The U.S Department of Energy is taking a major step forward with its plan to invest heavily in hydrogen-fueled technologies, including heavy truck fuel cells and associated delivery/storage systems. This exciting initiative will pump $750 million into the sector in an effort to drastically reduce the cost of these hydrogen technologies, making them more accessible.
“By investing in the cutting-edge research and development necessary to making market-ready clean hydrogen a reality, DOE is delivering on President [Joe] Biden’s promise to implement an ambitious climate agenda,” Energy Secretary Jennifer Granholm noted recently in the funding announcement, which she called “yet another exciting step toward lowering the cost of and scaling up clean hydrogen production.”
Hydrogen produced with net-zero carbon emissions has been designated by the agency as “a key pillar in the emerging clean energy economy” which will be essential to meet aggressive clean energy and carbon emissions milestones set for the coming years.
The notice of funding intent will be managed by the DOE’s Hydrogen and Fuel Cell Technologies office, stresses a particular focus on making hydrogen and fuel cell technologies for medium to heavy-duty trucks more accessible. It is aiming for breakthrough innovation in the form of investments into cost-cutting research and development projects that could revolutionize existing systems. Toward this goal, the agency has outlined four potential research topics.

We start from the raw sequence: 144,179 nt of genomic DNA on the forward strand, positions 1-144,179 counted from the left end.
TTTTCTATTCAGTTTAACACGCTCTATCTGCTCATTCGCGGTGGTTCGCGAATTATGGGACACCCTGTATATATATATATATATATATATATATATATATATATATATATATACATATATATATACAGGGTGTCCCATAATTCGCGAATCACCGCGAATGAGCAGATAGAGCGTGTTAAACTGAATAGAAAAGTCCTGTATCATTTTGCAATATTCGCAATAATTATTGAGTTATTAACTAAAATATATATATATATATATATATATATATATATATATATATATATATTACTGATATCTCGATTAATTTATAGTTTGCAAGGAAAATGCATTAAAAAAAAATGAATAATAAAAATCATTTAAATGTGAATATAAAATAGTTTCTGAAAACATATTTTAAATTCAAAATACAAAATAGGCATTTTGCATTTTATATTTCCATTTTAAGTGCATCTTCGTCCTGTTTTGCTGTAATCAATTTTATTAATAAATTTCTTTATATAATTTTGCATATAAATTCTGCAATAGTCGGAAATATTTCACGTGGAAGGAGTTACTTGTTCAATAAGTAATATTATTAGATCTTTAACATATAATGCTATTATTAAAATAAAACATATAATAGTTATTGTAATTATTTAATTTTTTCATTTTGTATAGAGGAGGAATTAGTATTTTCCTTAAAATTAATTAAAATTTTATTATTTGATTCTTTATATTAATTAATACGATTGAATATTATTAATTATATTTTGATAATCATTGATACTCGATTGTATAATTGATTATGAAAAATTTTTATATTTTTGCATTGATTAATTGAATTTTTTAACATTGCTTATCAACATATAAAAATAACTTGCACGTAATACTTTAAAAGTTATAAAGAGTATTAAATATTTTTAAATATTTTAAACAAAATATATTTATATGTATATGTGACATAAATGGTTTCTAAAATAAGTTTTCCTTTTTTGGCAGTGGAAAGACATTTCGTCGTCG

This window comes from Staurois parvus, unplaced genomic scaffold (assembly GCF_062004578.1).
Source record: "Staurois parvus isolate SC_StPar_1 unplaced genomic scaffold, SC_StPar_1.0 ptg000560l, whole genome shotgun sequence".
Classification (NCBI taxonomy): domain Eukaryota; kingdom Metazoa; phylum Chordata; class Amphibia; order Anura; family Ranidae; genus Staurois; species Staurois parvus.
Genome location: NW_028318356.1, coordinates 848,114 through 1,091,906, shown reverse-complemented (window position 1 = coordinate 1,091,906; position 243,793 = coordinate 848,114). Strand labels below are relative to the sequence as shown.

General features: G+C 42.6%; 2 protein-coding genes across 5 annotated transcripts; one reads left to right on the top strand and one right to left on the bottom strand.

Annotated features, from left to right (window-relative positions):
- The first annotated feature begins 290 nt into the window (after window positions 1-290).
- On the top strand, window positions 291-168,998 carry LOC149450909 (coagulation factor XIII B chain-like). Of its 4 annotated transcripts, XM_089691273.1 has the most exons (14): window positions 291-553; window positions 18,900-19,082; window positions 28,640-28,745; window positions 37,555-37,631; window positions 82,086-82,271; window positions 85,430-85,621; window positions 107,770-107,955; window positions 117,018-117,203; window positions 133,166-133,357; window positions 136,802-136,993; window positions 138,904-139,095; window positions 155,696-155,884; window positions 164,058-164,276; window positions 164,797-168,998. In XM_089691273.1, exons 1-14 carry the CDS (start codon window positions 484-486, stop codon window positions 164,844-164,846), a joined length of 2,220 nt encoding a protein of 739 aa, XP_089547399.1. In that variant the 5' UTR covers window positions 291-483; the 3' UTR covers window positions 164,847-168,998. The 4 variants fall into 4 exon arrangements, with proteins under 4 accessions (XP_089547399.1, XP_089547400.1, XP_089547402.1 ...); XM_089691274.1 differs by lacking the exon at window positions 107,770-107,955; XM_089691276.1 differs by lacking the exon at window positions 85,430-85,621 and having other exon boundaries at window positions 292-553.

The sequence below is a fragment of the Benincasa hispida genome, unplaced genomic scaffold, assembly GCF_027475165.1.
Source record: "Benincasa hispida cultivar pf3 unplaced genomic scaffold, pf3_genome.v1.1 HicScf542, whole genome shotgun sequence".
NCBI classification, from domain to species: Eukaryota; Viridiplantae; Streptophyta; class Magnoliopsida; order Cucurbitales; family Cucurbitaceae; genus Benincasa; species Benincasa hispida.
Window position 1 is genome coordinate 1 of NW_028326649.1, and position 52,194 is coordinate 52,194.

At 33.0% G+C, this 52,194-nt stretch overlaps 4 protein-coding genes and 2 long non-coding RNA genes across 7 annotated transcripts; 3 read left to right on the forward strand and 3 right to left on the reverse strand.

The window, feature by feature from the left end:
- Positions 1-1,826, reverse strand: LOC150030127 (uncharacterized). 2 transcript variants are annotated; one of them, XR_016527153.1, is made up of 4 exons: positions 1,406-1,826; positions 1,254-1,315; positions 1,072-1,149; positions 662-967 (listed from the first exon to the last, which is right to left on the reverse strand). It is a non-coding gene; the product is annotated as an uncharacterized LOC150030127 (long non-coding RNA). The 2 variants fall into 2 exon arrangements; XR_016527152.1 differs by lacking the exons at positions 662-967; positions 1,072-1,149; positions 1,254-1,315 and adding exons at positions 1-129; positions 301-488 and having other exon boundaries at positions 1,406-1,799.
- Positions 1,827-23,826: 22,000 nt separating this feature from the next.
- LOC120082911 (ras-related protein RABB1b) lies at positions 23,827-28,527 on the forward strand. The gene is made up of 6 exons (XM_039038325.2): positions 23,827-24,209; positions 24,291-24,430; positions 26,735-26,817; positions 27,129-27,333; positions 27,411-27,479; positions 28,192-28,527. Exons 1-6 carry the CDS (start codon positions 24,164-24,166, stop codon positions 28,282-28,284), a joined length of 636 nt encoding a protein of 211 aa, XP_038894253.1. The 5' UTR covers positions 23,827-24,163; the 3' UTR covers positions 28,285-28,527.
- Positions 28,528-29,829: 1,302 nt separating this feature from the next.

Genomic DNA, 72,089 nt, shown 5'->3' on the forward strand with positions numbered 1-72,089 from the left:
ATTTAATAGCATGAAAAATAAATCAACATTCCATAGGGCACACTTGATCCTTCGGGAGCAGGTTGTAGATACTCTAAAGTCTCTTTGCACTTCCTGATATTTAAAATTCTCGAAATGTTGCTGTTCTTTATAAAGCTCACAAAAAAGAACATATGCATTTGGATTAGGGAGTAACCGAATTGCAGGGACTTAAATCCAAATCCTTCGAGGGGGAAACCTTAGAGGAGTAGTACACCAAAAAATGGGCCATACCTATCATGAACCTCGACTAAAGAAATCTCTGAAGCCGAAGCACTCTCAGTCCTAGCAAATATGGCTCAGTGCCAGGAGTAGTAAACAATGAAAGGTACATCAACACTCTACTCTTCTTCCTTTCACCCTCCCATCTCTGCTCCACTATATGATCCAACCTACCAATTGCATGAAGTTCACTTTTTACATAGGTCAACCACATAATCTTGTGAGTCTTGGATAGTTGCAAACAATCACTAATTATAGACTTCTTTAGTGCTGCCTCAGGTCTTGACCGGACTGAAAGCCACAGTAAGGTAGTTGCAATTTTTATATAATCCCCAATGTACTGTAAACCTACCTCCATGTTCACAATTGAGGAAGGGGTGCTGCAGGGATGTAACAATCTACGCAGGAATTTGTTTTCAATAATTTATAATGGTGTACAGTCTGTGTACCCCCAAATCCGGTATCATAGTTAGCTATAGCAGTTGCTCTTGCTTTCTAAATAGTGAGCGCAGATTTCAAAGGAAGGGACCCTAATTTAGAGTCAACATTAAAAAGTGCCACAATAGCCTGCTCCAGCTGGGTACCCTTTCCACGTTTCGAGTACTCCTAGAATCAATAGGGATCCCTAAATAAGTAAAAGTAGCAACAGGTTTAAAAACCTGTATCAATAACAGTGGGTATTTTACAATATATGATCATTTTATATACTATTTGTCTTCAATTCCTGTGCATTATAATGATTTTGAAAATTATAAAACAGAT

- Hydrogen carrier development that can offer cost and performance advantages over conventional compressed gas or liquid hydrogen systems.
- Onboard storage systems for liquid hydrogen which would enable low-cost, energy-dense storage on medium- and heavy-duty trucks using fuel cells.
- Liquid hydrogen transfer and fueling components/systems to create high-flow transfer and vehicle fueling technologies and processes to fuel medium- and heavy-duty vehicles.
- Fuel cell stacks for medium- and heavy-duty trucks; specifically, they hope to develop membrane electrode assemblies to lower costs and enhance both durability and performance of proton-exchange fuel cell stacks.
The DOE encourages interested R&D stakeholders to form collaborative teams across technical disciplines rather than having a single organization apply for funds. The agency stated that it is likely to award financial assistance through cooperative agreements that could last up to four years.
It’s exciting to see the DOE working on research and development of hydrogen technologies that will make it more accessible and affordable for drivers of medium and heavy-duty trucks. This is an important step in reaching our net-zero carbon emissions goals, and it will be interesting to follow as these technological advancements unfold in the coming years.